If such a host/guest church relationship exists in Korea, I have yet to hear of it. The standard seems to be something like this: a normal Korean church decides that they want to have a service in English, so they start one. If they are a big church in a good location, they draw a few foreigners, who in turn draw more foreigners. However, many of the people who attend are usually Koreans. Most churches that I know of seem to have congregations made up of about 3/4 Koreans. It would be inappropriate for me to assign motives to all of them, but these are a few that I have heard myself: Some of them have attended church abroad, and want to have a similar experience. Some of them are invited to come by foreign friends. And many of them come to work on their English.

Drawing from my experience at Crossroads, our previous church, the host church (Pujon Church) does not perceive the English service to be in any way separate from the mother church. It is simply one more option that Pujon Church offers to its members. At Crossroads, the Pujon Church leadership was more than once heard to refer to Crossroads as "The English Club". On any given Sunday, there were about 30 people in attendance. One member was/is the paid part-time leader, though the church has never hired someone who is an ordained minister.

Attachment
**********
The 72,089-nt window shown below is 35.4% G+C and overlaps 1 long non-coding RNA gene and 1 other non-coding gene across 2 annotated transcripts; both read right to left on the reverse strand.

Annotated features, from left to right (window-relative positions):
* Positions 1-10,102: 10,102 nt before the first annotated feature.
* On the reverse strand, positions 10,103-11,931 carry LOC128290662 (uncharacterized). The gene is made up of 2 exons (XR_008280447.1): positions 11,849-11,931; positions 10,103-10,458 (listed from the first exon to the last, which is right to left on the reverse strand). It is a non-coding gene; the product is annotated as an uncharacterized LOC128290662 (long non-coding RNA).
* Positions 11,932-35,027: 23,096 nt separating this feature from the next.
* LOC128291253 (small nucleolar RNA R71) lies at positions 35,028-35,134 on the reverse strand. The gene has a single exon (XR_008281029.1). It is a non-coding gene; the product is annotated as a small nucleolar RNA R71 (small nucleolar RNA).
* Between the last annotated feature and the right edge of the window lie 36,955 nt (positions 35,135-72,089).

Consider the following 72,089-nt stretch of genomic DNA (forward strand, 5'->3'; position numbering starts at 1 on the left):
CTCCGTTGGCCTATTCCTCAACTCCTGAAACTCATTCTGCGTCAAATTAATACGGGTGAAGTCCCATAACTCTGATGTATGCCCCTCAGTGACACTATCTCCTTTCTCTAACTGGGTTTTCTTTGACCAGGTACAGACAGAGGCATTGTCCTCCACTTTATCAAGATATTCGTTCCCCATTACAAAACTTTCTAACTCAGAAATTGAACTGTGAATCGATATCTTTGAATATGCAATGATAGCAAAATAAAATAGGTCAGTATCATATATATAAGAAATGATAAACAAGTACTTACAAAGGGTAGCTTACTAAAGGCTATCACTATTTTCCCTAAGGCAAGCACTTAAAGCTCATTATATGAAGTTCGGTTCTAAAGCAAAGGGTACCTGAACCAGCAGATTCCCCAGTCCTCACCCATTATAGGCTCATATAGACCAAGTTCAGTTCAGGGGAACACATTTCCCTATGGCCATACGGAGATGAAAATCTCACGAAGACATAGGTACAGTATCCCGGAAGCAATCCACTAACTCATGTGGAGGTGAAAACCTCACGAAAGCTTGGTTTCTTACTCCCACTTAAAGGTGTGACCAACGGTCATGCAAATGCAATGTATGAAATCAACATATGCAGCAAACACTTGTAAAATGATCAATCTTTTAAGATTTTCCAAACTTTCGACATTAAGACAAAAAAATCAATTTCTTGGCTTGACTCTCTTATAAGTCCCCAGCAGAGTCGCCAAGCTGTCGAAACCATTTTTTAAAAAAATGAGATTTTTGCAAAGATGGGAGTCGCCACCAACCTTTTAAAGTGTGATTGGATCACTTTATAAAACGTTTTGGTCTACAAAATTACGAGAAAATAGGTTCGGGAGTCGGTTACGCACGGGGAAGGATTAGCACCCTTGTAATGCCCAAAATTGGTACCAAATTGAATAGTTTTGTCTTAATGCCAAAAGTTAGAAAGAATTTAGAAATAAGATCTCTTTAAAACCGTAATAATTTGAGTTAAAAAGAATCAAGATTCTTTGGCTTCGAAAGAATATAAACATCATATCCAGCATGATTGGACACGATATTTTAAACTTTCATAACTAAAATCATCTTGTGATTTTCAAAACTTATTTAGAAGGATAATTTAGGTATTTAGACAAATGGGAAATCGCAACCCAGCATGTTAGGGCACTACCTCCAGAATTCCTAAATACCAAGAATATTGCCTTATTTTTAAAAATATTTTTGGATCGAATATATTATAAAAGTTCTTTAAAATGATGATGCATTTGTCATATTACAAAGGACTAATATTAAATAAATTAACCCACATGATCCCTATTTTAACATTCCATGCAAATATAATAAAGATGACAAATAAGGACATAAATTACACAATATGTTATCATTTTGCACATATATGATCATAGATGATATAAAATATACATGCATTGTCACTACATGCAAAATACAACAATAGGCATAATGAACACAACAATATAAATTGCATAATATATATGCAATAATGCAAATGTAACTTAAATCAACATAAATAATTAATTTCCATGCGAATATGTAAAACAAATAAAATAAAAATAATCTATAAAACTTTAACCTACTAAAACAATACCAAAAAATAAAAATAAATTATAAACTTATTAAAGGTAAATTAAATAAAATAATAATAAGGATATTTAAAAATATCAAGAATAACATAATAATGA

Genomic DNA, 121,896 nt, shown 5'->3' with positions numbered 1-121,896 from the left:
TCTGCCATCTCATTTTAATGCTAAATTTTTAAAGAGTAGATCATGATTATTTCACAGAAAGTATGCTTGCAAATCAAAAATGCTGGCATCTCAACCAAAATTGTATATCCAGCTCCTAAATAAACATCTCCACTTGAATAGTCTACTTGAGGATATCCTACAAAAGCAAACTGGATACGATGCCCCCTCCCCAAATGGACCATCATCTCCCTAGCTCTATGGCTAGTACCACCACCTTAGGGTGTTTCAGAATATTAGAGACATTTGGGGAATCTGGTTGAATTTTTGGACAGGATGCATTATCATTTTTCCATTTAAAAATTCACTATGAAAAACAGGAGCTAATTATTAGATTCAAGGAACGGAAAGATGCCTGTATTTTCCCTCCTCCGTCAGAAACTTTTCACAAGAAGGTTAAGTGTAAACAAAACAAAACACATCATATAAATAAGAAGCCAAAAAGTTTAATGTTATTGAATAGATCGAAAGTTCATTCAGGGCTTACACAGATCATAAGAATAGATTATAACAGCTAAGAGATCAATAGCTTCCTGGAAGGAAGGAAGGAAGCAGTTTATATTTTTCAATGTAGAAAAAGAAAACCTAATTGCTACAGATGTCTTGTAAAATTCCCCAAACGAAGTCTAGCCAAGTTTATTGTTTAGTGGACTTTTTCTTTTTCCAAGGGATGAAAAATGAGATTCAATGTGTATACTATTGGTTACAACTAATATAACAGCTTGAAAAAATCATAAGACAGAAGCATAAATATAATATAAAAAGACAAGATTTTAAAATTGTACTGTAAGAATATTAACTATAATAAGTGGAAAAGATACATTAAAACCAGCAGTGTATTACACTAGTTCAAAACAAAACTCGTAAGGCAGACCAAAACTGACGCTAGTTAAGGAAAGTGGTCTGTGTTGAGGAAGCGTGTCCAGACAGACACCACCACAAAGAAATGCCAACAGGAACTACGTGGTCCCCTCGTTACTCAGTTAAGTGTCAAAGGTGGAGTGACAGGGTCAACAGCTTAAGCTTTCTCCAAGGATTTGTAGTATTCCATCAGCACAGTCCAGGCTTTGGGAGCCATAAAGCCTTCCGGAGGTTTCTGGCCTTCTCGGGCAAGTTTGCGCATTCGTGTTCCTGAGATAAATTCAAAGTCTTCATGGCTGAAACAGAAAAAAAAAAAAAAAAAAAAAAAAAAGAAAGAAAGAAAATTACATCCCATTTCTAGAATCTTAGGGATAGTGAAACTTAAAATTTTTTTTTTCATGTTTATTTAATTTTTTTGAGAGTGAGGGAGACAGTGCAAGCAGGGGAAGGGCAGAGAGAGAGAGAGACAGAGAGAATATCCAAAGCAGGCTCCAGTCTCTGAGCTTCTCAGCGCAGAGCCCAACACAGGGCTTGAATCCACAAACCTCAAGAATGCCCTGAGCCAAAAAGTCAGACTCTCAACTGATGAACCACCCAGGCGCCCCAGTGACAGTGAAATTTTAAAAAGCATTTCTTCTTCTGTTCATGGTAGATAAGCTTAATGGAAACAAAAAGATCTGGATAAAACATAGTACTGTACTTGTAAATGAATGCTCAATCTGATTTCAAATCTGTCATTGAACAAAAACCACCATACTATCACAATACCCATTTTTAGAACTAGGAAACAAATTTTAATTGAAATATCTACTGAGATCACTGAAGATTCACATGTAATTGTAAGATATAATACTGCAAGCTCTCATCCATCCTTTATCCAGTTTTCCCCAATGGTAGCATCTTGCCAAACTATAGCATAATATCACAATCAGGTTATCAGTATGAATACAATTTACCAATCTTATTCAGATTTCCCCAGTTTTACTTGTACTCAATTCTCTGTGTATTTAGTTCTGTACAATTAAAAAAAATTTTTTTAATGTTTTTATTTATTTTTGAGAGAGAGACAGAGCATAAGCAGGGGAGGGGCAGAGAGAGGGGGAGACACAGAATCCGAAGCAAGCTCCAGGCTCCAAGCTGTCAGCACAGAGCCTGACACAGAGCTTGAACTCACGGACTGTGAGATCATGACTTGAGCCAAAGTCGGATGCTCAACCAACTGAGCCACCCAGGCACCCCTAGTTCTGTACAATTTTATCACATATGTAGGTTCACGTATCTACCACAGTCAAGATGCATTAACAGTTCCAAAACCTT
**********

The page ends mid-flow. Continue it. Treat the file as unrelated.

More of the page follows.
Our current church, AIM (Antioch international Ministry) is a bit different. Until recently, it had one full time minister, Benjamin Ahn. Benjamin went to seminary in the States, as well as doing some pastoring there. He was then hired to replace the previous pastor of AIM. Our host church, Suyoungro Church, obviously takes their English ministry more seriously than Pujon church does. Perhaps that's why their numbers are better: in the neighborhood of 300 people attend the Sunday morning service.

Yeah, I'm getting around to the lunch. Patience young Skywalker, patience.

Anyway, I had always had a kind of suspicion that AIM was still, at heart, more focused on their English service as an English club than as a congregation. The foreign members are very involved, but don't really make any high-level decisions. There are no foreign deacons or elders. (Granted, that one's pretty tough when most foreigners stay for just a year or two, and the average age of the foreign membership is probably under 30.)